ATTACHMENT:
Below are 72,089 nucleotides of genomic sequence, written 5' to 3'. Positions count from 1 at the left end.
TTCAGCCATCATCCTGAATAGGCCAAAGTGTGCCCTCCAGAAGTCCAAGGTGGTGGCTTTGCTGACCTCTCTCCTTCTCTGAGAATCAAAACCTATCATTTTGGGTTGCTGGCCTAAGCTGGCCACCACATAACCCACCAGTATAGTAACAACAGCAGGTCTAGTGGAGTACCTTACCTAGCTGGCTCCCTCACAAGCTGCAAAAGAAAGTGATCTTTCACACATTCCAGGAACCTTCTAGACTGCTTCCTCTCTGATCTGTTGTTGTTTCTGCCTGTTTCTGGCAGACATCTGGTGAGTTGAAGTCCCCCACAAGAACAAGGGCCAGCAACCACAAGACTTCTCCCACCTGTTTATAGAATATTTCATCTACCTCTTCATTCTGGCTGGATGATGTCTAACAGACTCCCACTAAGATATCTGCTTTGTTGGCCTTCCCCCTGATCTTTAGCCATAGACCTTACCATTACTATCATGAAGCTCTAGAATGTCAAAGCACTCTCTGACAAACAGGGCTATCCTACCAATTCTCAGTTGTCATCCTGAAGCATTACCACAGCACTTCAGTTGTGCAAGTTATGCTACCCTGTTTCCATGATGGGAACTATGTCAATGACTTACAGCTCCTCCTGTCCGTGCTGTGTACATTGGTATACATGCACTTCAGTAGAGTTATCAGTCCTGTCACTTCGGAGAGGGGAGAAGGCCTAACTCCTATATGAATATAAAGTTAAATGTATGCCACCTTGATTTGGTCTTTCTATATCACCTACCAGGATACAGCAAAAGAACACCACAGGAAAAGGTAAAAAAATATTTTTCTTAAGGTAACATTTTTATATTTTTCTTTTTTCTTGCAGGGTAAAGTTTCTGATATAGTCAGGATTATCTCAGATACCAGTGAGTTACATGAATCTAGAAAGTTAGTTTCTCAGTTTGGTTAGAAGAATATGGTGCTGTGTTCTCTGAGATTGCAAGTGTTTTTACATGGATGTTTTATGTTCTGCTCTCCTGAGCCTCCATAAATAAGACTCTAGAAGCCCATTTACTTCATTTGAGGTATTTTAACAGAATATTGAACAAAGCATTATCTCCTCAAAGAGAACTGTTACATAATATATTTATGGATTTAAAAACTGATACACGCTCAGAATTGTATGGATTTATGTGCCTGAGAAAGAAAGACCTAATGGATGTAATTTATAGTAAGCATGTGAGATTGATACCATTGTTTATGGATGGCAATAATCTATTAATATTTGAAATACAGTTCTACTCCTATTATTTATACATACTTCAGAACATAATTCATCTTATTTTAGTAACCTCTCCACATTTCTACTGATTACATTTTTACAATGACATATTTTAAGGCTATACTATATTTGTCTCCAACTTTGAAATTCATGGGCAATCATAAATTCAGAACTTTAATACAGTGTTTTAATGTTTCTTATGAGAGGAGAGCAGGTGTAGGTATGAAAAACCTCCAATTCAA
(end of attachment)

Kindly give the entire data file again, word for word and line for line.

Below are 72,089 nucleotides of genomic sequence, written 5' to 3'. Positions count from 1 at the left end.
TTCAGCCATCATCCTGAATAGGCCAAAGTGTGCCCTCCAGAAGTCCAAGGTGGTGGCTTTGCTGACCTCTCTCCTTCTCTGAGAATCAAAACCTATCATTTTGGGTTGCTGGCCTAAGCTGGCCACCACATAACCCACCAGTATAGTAACAACAGCAGGTCTAGTGGAGTACCTTACCTAGCTGGCTCCCTCACAAGCTGCAAAAGAAAGTGATCTTTCACACATTCCAGGAACCTTCTAGACTGCTTCCTCTCTGATCTGTTGTTGTTTCTGCCTGTTTCTGGCAGACATCTGGTGAGTTGAAGTCCCCCACAAGAACAAGGGCCAGCAACCACAAGACTTCTCCCACCTGTTTATAGAATATTTCATCTACCTCTTCATTCTGGCTGGATGATGTCTAACAGACTCCCACTAAGATATCTGCTTTGTTGGCCTTCCCCCTGATCTTTAGCCATAGACCTTACCATTACTATCATGAAGCTCTAGAATGTCAAAGCACTCTCTGACAAACAGGGCTATCCTACCAATTCTCAGTTGTCATCCTGAAGCATTACCACAGCACTTCAGTTGTGCAAGTTATGCTACCCTGTTTCCATGATGGGAACTATGTCAATGACTTACAGCTCCTCCTGTCCGTGCTGTGTACATTGGTATACATGCACTTCAGTAGAGTTATCAGTCCTGTCACTTCGGAGAGGGGAGAAGGCCTAACTCCTATATGAATATAAAGTTAAATGTATGCCACCTTGATTTGGTCTTTCTATATCACCTACCAGGATACAGCAAAAGAACACCACAGGAAAAGGTAAAAAAATATTTTTCTTAAGGTAACATTTTTATATTTTTCTTTTTTCTTGCAGGGTAAAGTTTCTGATATAGTCAGGATTATCTCAGATACCAGTGAGTTACATGAATCTAGAAAGTTAGTTTCTCAGTTTGGTTAGAAGAATATGGTGCTGTGTTCTCTGAGATTGCAAGTGTTTTTACATGGATGTTTTATGTTCTGCTCTCCTGAGCCTCCATAAATAAGACTCTAGAAGCCCATTTACTTCATTTGAGGTATTTTAACAGAATATTGAACAAAGCATTATCTCCTCAAAGAGAACTGTTACATAATATATTTATGGATTTAAAAACTGATACACGCTCAGAATTGTATGGATTTATGTGCCTGAGAAAGAAAGACCTAATGGATGTAATTTATAGTAAGCATGTGAGATTGATACCATTGTTTATGGATGGCAATAATCTATTAATATTTGAAATACAGTTCTACTCCTATTATTTATACATACTTCAGAACATAATTCATCTTATTTTAGTAACCTCTCCACATTTCTACTGATTACATTTTTACAATGACATATTTTAAGGCTATACTATATTTGTCTCCAACTTTGAAATTCATGGGCAATCATAAATTCAGAACTTTAATACAGTGTTTTAATGTTTCTTATGAGAGGAGAGCAGGTGTAGGTATGAAAAACCTCCAATTCAA